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LeBron James ‘championship formula: Lakers’ suffocating defense and an explosion of his past in the Heat

When LeBron James played for the Miami Heat, they called them skirmishes. Few stops, a few dunks in transition and a game change. It happens quickly and without warning, like an earthquake. James’s team is energized, the opponent demoralized.

To beat a team led by James typically requires discipline. Mistakes on the offensive side turn into easy baskets on the other side, slumped shoulders and pointed fingers. In Game 6 of the 2020 NBA Finals, the Heat were on the wrong side of the skirmish.

The Los Angeles Lakers’ lead was only four points with a minute and a half left in the first quarter. Less than a minute after the second, it was 1

1 o’clock and Miami was starting to wear out. The skirmish, however, began in earnest when Anthony Davis dismissed a layup from Kendrick Nunn four and a half minutes before half-time. The block led to an absurd e-1 from Kentavious Caldwell-Pope, the start of an 18-2 run that gave the Lakers a 30-point lead.

Throughout the season, Los Angeles feasted on turnovers. To take the championship on Sunday, he put Alex Caruso in the starting lineup, knocked Dwight Howard out of the rotation and increased the defensive pressure. Miami’s offense, so beautiful at its best, suddenly appeared stagnant, a result of the Lakers’ disruptive defense as much as of his tired legs. The Heat shot the ball on more than a fifth of their assets in the first half, and every time they missed around the edge, Los Angeles ran down the field to punish them.

Caruso called it “the epitome of Lakers basketball”. Kyle Kuzma described it as “crazy”, “incredible” and “probably the most we have ever been stuck in during the season”.

“We were all over the place,” said Los Angeles manager Frank Vogel. “We executed our covers perfectly. And we did it with energy, passion and active hands, and we bounced basketball. And that controlled the whole game because, with our ability on the break, we are getting stops without fail, others teams did not have any chance with us to come out on the break “.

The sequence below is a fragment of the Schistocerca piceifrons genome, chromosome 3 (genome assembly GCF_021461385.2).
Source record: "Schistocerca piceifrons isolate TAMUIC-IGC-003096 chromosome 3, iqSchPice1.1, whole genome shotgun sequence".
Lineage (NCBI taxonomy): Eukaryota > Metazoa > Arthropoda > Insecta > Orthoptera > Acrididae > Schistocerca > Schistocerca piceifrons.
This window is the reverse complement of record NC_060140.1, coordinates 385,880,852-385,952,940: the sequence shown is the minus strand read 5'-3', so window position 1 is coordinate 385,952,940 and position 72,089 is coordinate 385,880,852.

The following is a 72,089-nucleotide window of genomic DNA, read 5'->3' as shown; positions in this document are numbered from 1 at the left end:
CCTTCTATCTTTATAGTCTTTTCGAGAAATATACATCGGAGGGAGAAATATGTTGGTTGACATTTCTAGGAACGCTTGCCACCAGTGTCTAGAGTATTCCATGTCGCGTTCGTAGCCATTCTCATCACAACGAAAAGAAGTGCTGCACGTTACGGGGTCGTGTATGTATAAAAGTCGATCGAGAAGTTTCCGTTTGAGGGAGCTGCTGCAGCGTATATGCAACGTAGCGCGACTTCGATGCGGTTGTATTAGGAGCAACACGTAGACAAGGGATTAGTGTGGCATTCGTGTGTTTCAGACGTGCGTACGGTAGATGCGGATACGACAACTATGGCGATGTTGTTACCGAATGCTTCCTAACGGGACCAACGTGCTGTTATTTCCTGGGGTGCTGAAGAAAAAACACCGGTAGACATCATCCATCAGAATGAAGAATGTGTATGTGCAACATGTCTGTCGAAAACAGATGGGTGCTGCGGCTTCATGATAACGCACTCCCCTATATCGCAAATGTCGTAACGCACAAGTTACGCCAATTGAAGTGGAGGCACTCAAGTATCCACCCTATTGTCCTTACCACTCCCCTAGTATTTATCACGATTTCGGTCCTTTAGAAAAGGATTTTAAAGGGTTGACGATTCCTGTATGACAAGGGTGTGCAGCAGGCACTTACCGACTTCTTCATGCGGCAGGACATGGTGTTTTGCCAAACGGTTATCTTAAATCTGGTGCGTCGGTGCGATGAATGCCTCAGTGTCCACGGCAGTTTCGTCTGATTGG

More than a full calendar year ago, Vogel told the Lakers he wanted them to be the most physical team in the NBA. They defined themselves with their defense, in stark contrast to any of James’s teams since leaving Miami in 2014: during the regular season, they were communicative, connected and committed to getting stops, and the teams that failed to turn back against them they got burned. They finished third in the defensive standings and third in the opponent’s turnover rate and, according to Cleaning The Glass, first in transition attack.

Some foolish people thought Los Angeles wouldn’t even make it to the finals. His Achilles heel should have been a midfield attack, as the Lakers finished 19th in that category in the regular season. It wasn’t just the fact that their footage was suspicious and their perimeter direction fell almost entirely to James and Rajon Rondo, it was that their offense didn’t sing as the more aesthetically pleasing do. Los Angeles didn’t jump from action to action like its opponent in the Finals. He didn’t cause chaos and confusion with the off-ball movement. The Lakers could produce advantages and open shots against fixed defenses, but they didn’t make it look easy.

Los Angeles’ solution to this was simple: make life completely miserable for the opposing offense and run like hell.

Unlike their opponents in the playoffs, the Lakers did not have a guard who could regularly do 35-foot pull-ups or three step-backs, nor did they have teams that selected the center point. Their midfield offensive improved in the playoffs, but even in the finals it was sometimes cut short. It wasn’t exactly unpredictable, and it didn’t reflect a broader trend in where the NBA is heading.

The Los Angeles defense, however, does. He wouldn’t have made it through the second round if he hadn’t put his traditional big names on the bench and hadn’t played Davis exclusively in the center, where he is a disruptive force like in the league, the same move that Vogel made in match 6 of the finals. The Lakers didn’t have to look like the Heat because they could stop the Heat from looking like the Heat. All season they had reduced the floor, closed the passageways and made the stars uncomfortable. They knew exactly who they were.

“You can have a talented team, even a defensive talented team, but if everyone doesn’t work together and not everyone is caught up and seeing the value of being able to choke an opponent and take his strength away, you won’t go there to reach that level. “said Vogel. “But our kids saw the value very early on. They accepted.”

Sunday’s second quarter skirmish was part of a 41-15 streak that began at the end of the first quarter. If the onslaught felt familiar, it was because the Lakers did something similar in Game 1. Miami started the series at a pace and took an early lead, but it all turned upside down about six minutes later. Davis moved into the center and the Lakers finished the first quarter on a 19-3 that turned into an absurd 75-30 sprint.

Later, James said they did it by playing more physically and with more attention to detail.

“We started playing at our best,” he said. “We started flying around. We started getting defensive stops.”

Story of the season.

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